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Secondary aerosol formation from atmospheric reactions of aliphatic amines

Murphy, S. M. and Sorooshian, A. and Kroll, J. H. and Ng, N. L. and Chhabra, P. and Tong, C. and Surratt, J. D. and Knipping, E. and Flagan, R. C. and Seinfeld, J. H. (2007) Secondary aerosol formation from atmospheric reactions of aliphatic amines. Atmospheric Chemistry and Physics, 7 (9). pp. 2313-2337. ISSN 1680-7316. https://resolver.caltech.edu/CaltechAUTHORS:MURacp07

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Abstract

Although aliphatic amines have been detected in both urban and rural atmospheric aerosols, little is known about the chemistry leading to particle formation or the potential aerosol yields from reactions of gas-phase amines. We present here the first systematic study of aerosol formation from the atmospheric reactions of amines. Based on laboratory chamber experiments and theoretical calculations, we evaluate aerosol formation from reaction of OH, ozone, and nitric acid with trimethylamine, methylamine, triethylamine, diethylamine, ethylamine, and ethanolamine. Entropies of formation for alkylammonium nitrate salts are estimated by molecular dynamics calculations enabling us to estimate equilibrium constants for the reactions of amines with nitric acid. Though subject to significant uncertainty, the calculated dissociation equilibrium constant for diethylammonium nitrate is found to be sufficiently small to allow for its atmospheric formation, even in the presence of ammonia which competes for available nitric acid. Experimental chamber studies indicate that the dissociation equilibrium constant for triethylammonium nitrate is of the same order of magnitude as that for ammonium nitrate. All amines studied form aerosol when photooxidized in the presence of NOx with the majority of the aerosol mass present at the peak of aerosol growth consisting of aminium (R3NH+) nitrate salts, which repartition back to the gas phase as the parent amine is consumed. Only the two tertiary amines studied, trimethylamine and triethylamine, are found to form significant non-salt organic aerosol when oxidized by OH or ozone; calculated organic mass yields for the experiments conducted are similar for ozonolysis (15% and 5% respectively) and photooxidation (23% and 8% respectively). The non-salt organic aerosol formed appears to be more stable than the nitrate salts and does not quickly repartition back to the gas phase.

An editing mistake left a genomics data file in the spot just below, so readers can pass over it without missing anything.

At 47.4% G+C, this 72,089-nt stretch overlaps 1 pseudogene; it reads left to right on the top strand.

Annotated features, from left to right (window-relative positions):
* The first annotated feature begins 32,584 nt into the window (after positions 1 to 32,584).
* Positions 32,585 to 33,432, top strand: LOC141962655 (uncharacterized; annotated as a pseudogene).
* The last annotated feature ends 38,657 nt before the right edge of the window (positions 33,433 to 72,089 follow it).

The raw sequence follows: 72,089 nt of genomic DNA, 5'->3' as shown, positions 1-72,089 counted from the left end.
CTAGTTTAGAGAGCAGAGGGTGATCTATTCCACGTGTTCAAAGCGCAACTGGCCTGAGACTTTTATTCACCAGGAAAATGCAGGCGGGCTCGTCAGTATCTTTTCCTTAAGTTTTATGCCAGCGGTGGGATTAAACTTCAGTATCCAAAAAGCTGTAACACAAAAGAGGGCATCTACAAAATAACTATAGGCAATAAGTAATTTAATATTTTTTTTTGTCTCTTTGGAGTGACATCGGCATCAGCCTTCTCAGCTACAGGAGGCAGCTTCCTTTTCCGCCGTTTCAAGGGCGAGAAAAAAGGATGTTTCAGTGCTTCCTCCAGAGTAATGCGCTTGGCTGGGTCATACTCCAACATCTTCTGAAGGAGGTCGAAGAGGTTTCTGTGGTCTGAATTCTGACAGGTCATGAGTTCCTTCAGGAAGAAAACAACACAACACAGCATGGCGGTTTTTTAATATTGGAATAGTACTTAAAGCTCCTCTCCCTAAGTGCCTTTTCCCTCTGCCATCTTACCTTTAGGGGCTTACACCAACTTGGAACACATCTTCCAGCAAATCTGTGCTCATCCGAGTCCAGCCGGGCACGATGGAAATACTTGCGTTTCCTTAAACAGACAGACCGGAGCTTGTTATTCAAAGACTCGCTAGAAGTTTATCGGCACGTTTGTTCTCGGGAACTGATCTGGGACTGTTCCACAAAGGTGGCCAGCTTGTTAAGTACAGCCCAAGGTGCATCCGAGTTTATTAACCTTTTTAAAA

Item Type:Article
Related URLs:
URLURL TypeDescription
https://dx.doi.org/10.5194/acp-7-2313-2007DOIArticle
ORCID:
AuthorORCID
Murphy, S. M.0000-0002-6415-2607
Sorooshian, A.0000-0002-2243-2264
Ng, N. L.0000-0001-8460-4765
Surratt, J. D.0000-0002-6833-1450
Flagan, R. C.0000-0001-5690-770X
Seinfeld, J. H.0000-0003-1344-4068
Additional Information:© Author(s) 2007. This work is licensed under a Creative Commons License. Received: 17 December 2006 – Published in Atmos. Chem. Phys. Discuss.: 10 January 2007. Revised: 13 April 2007 – Accepted: 13 April 2007 – Published: 8 May 2007. This work was supported by the Electric Power Research Institute.
Funders:
Funding AgencyGrant Number
Electric Power Research Institute (EPRI)UNSPECIFIED
Issue or Number:9
Record Number:CaltechAUTHORS:MURacp07
Persistent URL:https://resolver.caltech.edu/CaltechAUTHORS:MURacp07
Alternative URL:http://www.atmos-chem-phys.net/7/2313/2007/
Usage Policy:No commercial reproduction, distribution, display or performance rights in this work are provided.
ID Code:8679
Collection:CaltechAUTHORS
Deposited By: Archive Administrator
Deposited On:05 Sep 2007
Last Modified:02 Oct 2019 23:53

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